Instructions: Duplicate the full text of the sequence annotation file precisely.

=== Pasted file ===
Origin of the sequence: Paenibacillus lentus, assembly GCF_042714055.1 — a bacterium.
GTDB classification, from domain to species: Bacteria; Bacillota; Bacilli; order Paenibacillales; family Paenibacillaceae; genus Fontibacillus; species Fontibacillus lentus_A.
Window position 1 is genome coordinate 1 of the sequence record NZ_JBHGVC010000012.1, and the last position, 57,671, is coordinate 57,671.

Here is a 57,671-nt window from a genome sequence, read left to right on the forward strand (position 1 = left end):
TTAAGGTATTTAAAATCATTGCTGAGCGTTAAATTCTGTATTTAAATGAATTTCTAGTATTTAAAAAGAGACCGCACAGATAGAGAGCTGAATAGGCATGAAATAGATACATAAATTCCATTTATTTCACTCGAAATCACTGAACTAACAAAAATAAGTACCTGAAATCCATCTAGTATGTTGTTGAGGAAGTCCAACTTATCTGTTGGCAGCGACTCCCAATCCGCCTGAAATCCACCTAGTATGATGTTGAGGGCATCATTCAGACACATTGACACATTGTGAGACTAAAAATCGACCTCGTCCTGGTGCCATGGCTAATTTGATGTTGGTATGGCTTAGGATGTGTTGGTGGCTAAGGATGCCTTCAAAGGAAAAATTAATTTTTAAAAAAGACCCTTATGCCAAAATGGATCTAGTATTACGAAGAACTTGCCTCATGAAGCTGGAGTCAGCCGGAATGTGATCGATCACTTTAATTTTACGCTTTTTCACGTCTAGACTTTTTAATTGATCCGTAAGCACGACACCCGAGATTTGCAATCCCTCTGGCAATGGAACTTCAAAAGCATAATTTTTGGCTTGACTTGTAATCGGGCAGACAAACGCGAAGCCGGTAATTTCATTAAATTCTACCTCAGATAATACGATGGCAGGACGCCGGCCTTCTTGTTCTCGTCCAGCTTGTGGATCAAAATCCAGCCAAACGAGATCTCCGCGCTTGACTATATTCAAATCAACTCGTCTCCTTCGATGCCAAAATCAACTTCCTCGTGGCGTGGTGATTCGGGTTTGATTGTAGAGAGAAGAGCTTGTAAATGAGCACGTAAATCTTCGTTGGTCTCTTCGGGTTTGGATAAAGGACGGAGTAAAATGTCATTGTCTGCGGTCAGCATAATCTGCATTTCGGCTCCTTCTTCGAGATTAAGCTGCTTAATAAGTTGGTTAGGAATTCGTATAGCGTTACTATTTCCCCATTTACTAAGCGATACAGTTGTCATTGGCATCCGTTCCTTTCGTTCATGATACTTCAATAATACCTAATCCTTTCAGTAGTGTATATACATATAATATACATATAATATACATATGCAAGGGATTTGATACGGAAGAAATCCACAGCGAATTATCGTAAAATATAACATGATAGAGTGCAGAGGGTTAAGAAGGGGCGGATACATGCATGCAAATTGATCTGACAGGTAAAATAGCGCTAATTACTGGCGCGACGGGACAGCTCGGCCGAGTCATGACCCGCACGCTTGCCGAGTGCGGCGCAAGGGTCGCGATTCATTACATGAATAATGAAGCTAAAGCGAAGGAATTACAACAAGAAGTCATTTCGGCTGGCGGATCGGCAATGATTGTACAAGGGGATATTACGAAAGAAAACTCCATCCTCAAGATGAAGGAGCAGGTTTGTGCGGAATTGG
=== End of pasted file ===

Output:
Origin of the sequence: Paenibacillus lentus, assembly GCF_042714055.1 — a bacterium.
GTDB classification, from domain to species: Bacteria; Bacillota; Bacilli; order Paenibacillales; family Paenibacillaceae; genus Fontibacillus; species Fontibacillus lentus_A.
Window position 1 is genome coordinate 1 of the sequence record NZ_JBHGVC010000012.1, and the last position, 57,671, is coordinate 57,671.

Here is a 57,671-nt window from a genome sequence, read left to right on the forward strand (position 1 = left end):
TTAAGGTATTTAAAATCATTGCTGAGCGTTAAATTCTGTATTTAAATGAATTTCTAGTATTTAAAAAGAGACCGCACAGATAGAGAGCTGAATAGGCATGAAATAGATACATAAATTCCATTTATTTCACTCGAAATCACTGAACTAACAAAAATAAGTACCTGAAATCCATCTAGTATGTTGTTGAGGAAGTCCAACTTATCTGTTGGCAGCGACTCCCAATCCGCCTGAAATCCACCTAGTATGATGTTGAGGGCATCATTCAGACACATTGACACATTGTGAGACTAAAAATCGACCTCGTCCTGGTGCCATGGCTAATTTGATGTTGGTATGGCTTAGGATGTGTTGGTGGCTAAGGATGCCTTCAAAGGAAAAATTAATTTTTAAAAAAGACCCTTATGCCAAAATGGATCTAGTATTACGAAGAACTTGCCTCATGAAGCTGGAGTCAGCCGGAATGTGATCGATCACTTTAATTTTACGCTTTTTCACGTCTAGACTTTTTAATTGATCCGTAAGCACGACACCCGAGATTTGCAATCCCTCTGGCAATGGAACTTCAAAAGCATAATTTTTGGCTTGACTTGTAATCGGGCAGACAAACGCGAAGCCGGTAATTTCATTAAATTCTACCTCAGATAATACGATGGCAGGACGCCGGCCTTCTTGTTCTCGTCCAGCTTGTGGATCAAAATCCAGCCAAACGAGATCTCCGCGCTTGACTATATTCAAATCAACTCGTCTCCTTCGATGCCAAAATCAACTTCCTCGTGGCGTGGTGATTCGGGTTTGATTGTAGAGAGAAGAGCTTGTAAATGAGCACGTAAATCTTCGTTGGTCTCTTCGGGTTTGGATAAAGGACGGAGTAAAATGTCATTGTCTGCGGTCAGCATAATCTGCATTTCGGCTCCTTCTTCGAGATTAAGCTGCTTAATAAGTTGGTTAGGAATTCGTATAGCGTTACTATTTCCCCATTTACTAAGCGATACAGTTGTCATTGGCATCCGTTCCTTTCGTTCATGATACTTCAATAATACCTAATCCTTTCAGTAGTGTATATACATATAATATACATATAATATACATATGCAAGGGATTTGATACGGAAGAAATCCACAGCGAATTATCGTAAAATATAACATGATAGAGTGCAGAGGGTTAAGAAGGGGCGGATACATGCATGCAAATTGATCTGACAGGTAAAATAGCGCTAATTACTGGCGCGACGGGACAGCTCGGCCGAGTCATGACCCGCACGCTTGCCGAGTGCGGCGCAAGGGTCGCGATTCATTACATGAATAATGAAGCTAAAGCGAAGGAATTACAACAAGAAGTCATTTCGGCTGGCGGATCGGCAATGATTGTACAAGGGGATATTACGAAAGAAAACTCCATCCTCAAGATGAAGGAGCAGGTTTGTGCGGAATTGG